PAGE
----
That’s a tough question. I would say that the film I have seen more of than any other movie is Willy Wonka and the Chocolate Factory with Gene Wilder. I wouldn’t say it is my all-time favorite movie but it has a special place and I’ve seen it a million times.
Favorite movie of 2012?
That’s another tough one. If you asked me six months ago I would have said Moonrise Kingdom. If you had asked me a few weeks before that I would have said Looper. Now it’s Beasts of the Southern Wild. I just love that movie. But again, that’s without me seeing Amour or Rust and Bone or The Imposter. I haven’t seen any of these, but at this moment Beasts of the Southern Wild is something that I really dug.
What are you looking forward to most coming out in 2013?
There’s a movie by David Gordon Green called Prince Avalanche that’s coming out. David Gordon Green is a big influence on me and someone I really, really look up to. I haven’t particularly liked his last couple of films but this one I think looks really great so I hope it’s a return to form for him.
Would you say David Gordon Green is your favorite director?
I think he is someone whose career model I like. How he started out. He’s one of the people I really look up to. But favorite director, I have tons of them. But that sort of class of person, like independent filmmakers like David Gordon Green or Ken Loach, Mike Leigh. There’s a few. I just really like independent film directors a lot. Christopher Nolan is great too though to be perfectly honest.
What would be your favorite genre to write or direct in? Big or small budget?
Small budget in the world of Hollywood but big budget compared to what I’ve been doing. The five to ten million range. Independent stuff where you have the ability to take chances and do things that a Hollywood or studio system wouldn’t allow you to do. As for genre I’ve always liked the blending of genres. Comedy and horror, or thrillers and sci-fis. I think those are the best type of movies.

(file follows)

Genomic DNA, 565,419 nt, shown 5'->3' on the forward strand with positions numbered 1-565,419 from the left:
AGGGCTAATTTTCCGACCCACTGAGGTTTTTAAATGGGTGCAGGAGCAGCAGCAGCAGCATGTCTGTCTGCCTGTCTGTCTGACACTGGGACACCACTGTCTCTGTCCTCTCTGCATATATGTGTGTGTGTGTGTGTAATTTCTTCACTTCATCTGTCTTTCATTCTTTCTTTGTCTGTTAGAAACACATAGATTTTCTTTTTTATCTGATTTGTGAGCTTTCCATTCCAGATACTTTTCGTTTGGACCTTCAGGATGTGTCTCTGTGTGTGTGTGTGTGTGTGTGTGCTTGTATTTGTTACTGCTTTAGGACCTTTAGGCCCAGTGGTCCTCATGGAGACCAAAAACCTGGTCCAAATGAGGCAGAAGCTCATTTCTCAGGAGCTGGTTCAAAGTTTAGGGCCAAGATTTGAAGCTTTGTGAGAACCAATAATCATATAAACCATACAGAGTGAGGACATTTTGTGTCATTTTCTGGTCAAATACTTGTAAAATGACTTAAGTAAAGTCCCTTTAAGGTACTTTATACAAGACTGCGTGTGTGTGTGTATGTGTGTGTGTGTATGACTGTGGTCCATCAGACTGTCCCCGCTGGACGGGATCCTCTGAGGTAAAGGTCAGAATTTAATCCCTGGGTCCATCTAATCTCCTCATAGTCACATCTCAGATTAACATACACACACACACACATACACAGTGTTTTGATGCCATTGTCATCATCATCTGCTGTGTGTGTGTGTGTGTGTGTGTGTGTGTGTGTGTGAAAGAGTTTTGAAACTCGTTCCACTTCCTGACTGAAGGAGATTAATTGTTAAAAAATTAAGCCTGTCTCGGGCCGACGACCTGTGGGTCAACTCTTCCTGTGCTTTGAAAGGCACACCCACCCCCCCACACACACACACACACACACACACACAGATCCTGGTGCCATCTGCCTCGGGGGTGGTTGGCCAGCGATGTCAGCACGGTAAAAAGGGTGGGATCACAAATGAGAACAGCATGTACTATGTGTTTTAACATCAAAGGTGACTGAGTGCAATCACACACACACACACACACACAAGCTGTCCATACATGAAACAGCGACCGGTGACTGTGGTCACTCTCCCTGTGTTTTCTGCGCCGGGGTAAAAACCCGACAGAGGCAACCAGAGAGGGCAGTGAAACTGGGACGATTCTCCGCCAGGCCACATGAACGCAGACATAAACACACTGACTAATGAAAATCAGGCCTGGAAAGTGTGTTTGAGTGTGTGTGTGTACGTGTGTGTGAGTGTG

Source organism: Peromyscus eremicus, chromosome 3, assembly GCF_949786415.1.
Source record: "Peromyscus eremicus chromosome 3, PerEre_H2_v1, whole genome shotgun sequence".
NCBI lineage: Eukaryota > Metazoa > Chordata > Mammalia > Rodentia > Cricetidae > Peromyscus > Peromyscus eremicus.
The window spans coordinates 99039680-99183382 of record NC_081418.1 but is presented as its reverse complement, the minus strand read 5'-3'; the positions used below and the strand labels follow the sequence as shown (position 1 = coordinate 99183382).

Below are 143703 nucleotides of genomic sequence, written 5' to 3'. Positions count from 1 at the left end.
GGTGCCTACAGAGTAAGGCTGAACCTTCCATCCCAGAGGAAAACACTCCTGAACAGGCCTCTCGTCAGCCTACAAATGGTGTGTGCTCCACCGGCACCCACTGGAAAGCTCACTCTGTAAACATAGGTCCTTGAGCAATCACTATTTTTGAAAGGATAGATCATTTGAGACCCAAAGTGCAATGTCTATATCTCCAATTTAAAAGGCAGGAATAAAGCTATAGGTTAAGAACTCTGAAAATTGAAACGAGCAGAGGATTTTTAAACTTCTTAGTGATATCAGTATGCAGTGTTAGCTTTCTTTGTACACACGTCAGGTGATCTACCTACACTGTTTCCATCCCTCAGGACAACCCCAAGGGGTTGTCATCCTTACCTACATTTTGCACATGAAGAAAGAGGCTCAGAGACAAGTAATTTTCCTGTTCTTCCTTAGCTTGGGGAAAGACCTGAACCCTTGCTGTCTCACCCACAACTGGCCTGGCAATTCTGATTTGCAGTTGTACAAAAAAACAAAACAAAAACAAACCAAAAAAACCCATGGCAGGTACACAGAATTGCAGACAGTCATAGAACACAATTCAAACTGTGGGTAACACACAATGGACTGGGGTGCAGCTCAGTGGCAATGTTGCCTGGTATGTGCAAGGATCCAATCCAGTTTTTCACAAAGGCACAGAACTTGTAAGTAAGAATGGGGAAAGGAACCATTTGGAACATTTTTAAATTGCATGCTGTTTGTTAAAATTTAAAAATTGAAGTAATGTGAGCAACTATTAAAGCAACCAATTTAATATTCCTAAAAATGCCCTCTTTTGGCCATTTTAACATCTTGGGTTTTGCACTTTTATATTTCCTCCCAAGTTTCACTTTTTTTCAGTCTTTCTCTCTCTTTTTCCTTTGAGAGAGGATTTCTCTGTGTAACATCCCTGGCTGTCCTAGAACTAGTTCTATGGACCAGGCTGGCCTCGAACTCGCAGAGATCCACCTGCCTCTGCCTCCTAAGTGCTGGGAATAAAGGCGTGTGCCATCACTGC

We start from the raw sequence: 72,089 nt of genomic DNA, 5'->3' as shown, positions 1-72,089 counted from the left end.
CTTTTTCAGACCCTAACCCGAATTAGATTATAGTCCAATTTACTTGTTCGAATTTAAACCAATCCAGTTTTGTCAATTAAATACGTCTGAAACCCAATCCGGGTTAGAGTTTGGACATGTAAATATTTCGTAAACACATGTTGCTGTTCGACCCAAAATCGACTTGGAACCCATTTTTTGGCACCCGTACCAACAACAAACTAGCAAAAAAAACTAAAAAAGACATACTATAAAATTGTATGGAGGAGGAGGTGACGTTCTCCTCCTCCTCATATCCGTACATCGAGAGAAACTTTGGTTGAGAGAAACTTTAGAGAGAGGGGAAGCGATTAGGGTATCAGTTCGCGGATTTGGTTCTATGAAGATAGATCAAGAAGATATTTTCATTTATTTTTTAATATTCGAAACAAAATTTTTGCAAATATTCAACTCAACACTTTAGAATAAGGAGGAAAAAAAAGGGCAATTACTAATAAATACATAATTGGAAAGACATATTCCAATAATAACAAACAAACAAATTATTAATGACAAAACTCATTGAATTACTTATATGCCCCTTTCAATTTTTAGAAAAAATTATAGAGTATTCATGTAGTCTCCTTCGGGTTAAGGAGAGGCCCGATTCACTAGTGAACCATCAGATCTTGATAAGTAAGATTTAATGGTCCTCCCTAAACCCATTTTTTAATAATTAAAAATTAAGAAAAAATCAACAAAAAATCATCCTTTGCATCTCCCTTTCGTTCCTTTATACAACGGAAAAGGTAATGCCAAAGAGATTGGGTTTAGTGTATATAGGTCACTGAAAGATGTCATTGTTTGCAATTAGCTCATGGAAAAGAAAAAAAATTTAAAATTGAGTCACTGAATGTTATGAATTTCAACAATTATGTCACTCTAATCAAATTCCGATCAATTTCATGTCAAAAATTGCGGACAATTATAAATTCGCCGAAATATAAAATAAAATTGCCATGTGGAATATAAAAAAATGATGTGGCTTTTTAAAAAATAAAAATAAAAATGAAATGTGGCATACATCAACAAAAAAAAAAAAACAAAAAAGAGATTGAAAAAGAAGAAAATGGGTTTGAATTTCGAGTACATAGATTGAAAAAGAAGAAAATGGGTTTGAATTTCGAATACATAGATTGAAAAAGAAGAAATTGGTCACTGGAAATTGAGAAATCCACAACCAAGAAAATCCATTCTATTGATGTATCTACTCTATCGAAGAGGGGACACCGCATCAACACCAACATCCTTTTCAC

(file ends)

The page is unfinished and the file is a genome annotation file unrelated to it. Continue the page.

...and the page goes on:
I managed to find Down 950 online. That was something you directed early on.
Yeah. It was written by N.R. Miller. AJ Ovio was the cinematographer. It was the first film I ever directed. N.R. had this set built in his house. He was in the process of making the movie and something fell apart on him. He thought that it wasn’t going to get made and I asked him why he wouldn’t direct it himself. He said he didn’t want to do that and then asked me if I wanted to direct it. I said sure, I’ll try it. I hadn’t done anything except writing and editing at that point. I asked AJ to shoot it, he said yes, and it was a good time.
Do you have any plans for the future?
More short films. Trying out super-shorts, two to four minutes max. Trying to get Sposini into more festivals. Write some features, and see if anyone wants to make them. Basically keep going with what we’ve been doing and that break will hit soon. To get that chance.